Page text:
Ten years ago, the first person the man on the bridge saw was a teenage boy. That boy ran to help, since his mom was a priest, his dad was a policeman, and he believed you should help people when you can. The boy started talking to the man. Kindly, the man said he had two kids and shared the worst thing about being a parent: you can do everything right for weeks, but people will judge you for the one thing you do wrong. “Parents are defined by their mistakes.”
It’s possible this boy is the younger police officer, given that his dad is a policeman. If this is true, this passage reveals that the younger officer wants to help people. The man’s insistence that parents are judged by their mistakes suggests that he thinks parents aren’t judged all that fairly. As the narrator has already made clear, everyone makes mistakes—so why are parents specifically judged so harshly?
The man continued. He told the boy he’d had a great job and then set up his savings in a real estate investment company. This was so his kids wouldn’t have to work so hard when they get older. He explained that he, like everyone else, was just pretending he knew what he was doing. His kids believed it, for a while. And then there was a financial crisis, a New York bank went bankrupt, and the man lost everything. The man drove his teenage kids to school, and his heart broke when they rolled their eyes at his “I love you.” Then, he climbed onto the bridge. The boy believed then that he was going to save the man—but the man jumped anyway.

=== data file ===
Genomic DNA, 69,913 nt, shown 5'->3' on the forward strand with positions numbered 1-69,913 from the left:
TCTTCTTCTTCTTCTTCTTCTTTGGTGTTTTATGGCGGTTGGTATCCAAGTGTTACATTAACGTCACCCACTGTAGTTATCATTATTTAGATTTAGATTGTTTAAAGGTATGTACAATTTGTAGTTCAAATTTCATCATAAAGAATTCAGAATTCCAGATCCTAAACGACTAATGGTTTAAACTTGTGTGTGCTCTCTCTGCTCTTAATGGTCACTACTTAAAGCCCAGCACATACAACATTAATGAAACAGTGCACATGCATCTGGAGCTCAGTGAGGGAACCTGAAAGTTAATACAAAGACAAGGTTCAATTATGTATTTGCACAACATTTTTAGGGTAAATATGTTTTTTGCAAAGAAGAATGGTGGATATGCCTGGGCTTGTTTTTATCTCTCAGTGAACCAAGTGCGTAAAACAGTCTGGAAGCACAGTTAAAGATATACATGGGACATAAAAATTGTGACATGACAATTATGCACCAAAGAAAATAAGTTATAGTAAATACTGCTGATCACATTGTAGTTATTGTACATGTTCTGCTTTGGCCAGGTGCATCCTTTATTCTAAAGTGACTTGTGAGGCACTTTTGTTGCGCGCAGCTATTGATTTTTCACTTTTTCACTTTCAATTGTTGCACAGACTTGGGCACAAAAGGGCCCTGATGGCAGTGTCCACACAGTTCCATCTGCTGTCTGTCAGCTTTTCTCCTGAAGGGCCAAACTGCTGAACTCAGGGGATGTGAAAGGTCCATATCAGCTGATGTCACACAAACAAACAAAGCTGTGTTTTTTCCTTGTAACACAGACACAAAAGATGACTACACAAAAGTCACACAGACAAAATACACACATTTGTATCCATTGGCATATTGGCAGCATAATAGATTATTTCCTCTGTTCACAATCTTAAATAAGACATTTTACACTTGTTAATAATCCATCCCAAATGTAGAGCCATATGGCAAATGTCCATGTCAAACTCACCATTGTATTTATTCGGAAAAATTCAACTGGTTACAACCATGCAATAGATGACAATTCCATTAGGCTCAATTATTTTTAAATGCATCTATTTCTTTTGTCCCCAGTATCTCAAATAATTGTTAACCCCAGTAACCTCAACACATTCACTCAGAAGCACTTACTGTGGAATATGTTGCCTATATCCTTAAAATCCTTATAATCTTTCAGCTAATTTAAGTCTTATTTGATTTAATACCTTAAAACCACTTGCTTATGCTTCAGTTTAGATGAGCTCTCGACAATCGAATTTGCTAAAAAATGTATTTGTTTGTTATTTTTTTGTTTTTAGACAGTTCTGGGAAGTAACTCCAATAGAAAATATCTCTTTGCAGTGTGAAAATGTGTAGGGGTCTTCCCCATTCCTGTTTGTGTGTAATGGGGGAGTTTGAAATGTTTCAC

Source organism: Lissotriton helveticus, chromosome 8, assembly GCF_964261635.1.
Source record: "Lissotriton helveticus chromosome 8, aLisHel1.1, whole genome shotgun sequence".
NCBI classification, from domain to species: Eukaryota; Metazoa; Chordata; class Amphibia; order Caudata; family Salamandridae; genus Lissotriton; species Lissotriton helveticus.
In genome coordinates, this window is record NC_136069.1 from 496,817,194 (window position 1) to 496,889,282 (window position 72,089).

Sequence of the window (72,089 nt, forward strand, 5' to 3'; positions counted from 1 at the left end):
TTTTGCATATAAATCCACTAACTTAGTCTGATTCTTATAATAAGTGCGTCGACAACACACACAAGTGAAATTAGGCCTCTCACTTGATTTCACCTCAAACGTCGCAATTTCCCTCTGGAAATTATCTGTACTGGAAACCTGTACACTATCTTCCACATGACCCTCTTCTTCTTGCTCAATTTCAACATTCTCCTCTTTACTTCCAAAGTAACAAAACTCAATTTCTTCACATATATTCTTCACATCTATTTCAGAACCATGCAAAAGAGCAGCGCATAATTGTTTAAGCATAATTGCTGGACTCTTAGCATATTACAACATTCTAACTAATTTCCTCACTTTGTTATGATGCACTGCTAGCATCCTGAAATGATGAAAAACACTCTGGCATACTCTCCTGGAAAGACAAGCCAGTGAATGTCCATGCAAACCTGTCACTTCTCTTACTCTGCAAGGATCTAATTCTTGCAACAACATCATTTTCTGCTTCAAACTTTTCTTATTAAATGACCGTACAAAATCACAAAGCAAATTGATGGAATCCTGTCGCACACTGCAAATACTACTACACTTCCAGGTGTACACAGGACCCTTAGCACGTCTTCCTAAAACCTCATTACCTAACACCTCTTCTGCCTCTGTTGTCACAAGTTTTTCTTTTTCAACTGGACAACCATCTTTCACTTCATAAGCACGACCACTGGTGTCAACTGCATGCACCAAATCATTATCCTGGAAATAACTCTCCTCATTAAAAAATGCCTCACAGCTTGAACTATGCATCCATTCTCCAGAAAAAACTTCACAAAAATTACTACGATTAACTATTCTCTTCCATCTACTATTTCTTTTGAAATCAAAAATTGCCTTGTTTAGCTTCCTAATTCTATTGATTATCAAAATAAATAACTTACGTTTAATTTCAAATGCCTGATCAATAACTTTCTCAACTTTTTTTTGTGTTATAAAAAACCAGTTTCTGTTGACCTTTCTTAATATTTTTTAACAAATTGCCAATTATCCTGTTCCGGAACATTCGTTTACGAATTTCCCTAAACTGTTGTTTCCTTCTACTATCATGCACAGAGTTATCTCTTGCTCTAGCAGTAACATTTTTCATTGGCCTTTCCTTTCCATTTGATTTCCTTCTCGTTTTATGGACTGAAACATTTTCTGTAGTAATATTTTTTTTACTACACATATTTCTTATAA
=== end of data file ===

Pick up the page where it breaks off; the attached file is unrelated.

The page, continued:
The man makes it clear that he, probably much like the older officer, cares about his kids. He just wants to help them have a comfortable life. However, he’s unable to do this in the face of big global events that affect everyone, in this case the Great Recession that began in the U.S. in 2007-08. Realizing his kids don’t think he’s a saint—they rolled their eyes when he told them he loved them—is, this passage shows, enough for this man to decide that he no longer has anything worth staying alive for.